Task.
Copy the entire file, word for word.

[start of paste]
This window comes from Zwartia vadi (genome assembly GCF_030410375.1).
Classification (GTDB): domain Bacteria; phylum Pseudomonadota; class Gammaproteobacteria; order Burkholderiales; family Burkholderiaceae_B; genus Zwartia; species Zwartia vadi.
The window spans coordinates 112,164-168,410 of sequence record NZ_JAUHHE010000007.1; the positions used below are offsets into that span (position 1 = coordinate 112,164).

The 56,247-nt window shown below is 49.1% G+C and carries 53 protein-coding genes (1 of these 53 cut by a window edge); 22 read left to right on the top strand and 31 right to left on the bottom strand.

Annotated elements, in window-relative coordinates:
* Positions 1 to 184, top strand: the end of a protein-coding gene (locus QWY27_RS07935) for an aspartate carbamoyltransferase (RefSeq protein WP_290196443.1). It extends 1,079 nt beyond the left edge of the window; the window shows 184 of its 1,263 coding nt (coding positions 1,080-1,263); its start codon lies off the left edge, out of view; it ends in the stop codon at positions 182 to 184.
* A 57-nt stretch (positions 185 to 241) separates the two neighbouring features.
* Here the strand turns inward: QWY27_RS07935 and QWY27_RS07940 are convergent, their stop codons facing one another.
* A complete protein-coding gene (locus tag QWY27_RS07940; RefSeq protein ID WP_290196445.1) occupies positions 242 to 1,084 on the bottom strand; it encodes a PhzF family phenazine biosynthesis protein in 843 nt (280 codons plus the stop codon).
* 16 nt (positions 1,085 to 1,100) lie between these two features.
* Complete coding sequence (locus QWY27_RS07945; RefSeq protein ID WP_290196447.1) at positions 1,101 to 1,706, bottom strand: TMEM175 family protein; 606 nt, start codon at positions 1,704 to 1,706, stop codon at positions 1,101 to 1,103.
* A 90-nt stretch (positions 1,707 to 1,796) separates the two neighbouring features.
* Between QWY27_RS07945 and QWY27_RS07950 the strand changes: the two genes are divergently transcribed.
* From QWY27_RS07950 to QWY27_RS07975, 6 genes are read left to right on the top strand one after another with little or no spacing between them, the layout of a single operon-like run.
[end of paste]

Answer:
This window comes from Zwartia vadi (genome assembly GCF_030410375.1).
Classification (GTDB): domain Bacteria; phylum Pseudomonadota; class Gammaproteobacteria; order Burkholderiales; family Burkholderiaceae_B; genus Zwartia; species Zwartia vadi.
The window spans coordinates 112,164-168,410 of sequence record NZ_JAUHHE010000007.1; the positions used below are offsets into that span (position 1 = coordinate 112,164).

The 56,247-nt window shown below is 49.1% G+C and carries 53 protein-coding genes (1 of these 53 cut by a window edge); 22 read left to right on the top strand and 31 right to left on the bottom strand.

Annotated elements, in window-relative coordinates:
* Positions 1 to 184, top strand: the end of a protein-coding gene (locus QWY27_RS07935) for an aspartate carbamoyltransferase (RefSeq protein WP_290196443.1). It extends 1,079 nt beyond the left edge of the window; the window shows 184 of its 1,263 coding nt (coding positions 1,080-1,263); its start codon lies off the left edge, out of view; it ends in the stop codon at positions 182 to 184.
* A 57-nt stretch (positions 185 to 241) separates the two neighbouring features.
* Here the strand turns inward: QWY27_RS07935 and QWY27_RS07940 are convergent, their stop codons facing one another.
* A complete protein-coding gene (locus tag QWY27_RS07940; RefSeq protein ID WP_290196445.1) occupies positions 242 to 1,084 on the bottom strand; it encodes a PhzF family phenazine biosynthesis protein in 843 nt (280 codons plus the stop codon).
* 16 nt (positions 1,085 to 1,100) lie between these two features.
* Complete coding sequence (locus QWY27_RS07945; RefSeq protein ID WP_290196447.1) at positions 1,101 to 1,706, bottom strand: TMEM175 family protein; 606 nt, start codon at positions 1,704 to 1,706, stop codon at positions 1,101 to 1,103.
* A 90-nt stretch (positions 1,707 to 1,796) separates the two neighbouring features.
* Between QWY27_RS07945 and QWY27_RS07950 the strand changes: the two genes are divergently transcribed.
* From QWY27_RS07950 to QWY27_RS07975, 6 genes are read left to right on the top strand one after another with little or no spacing between them, the layout of a single operon-like run.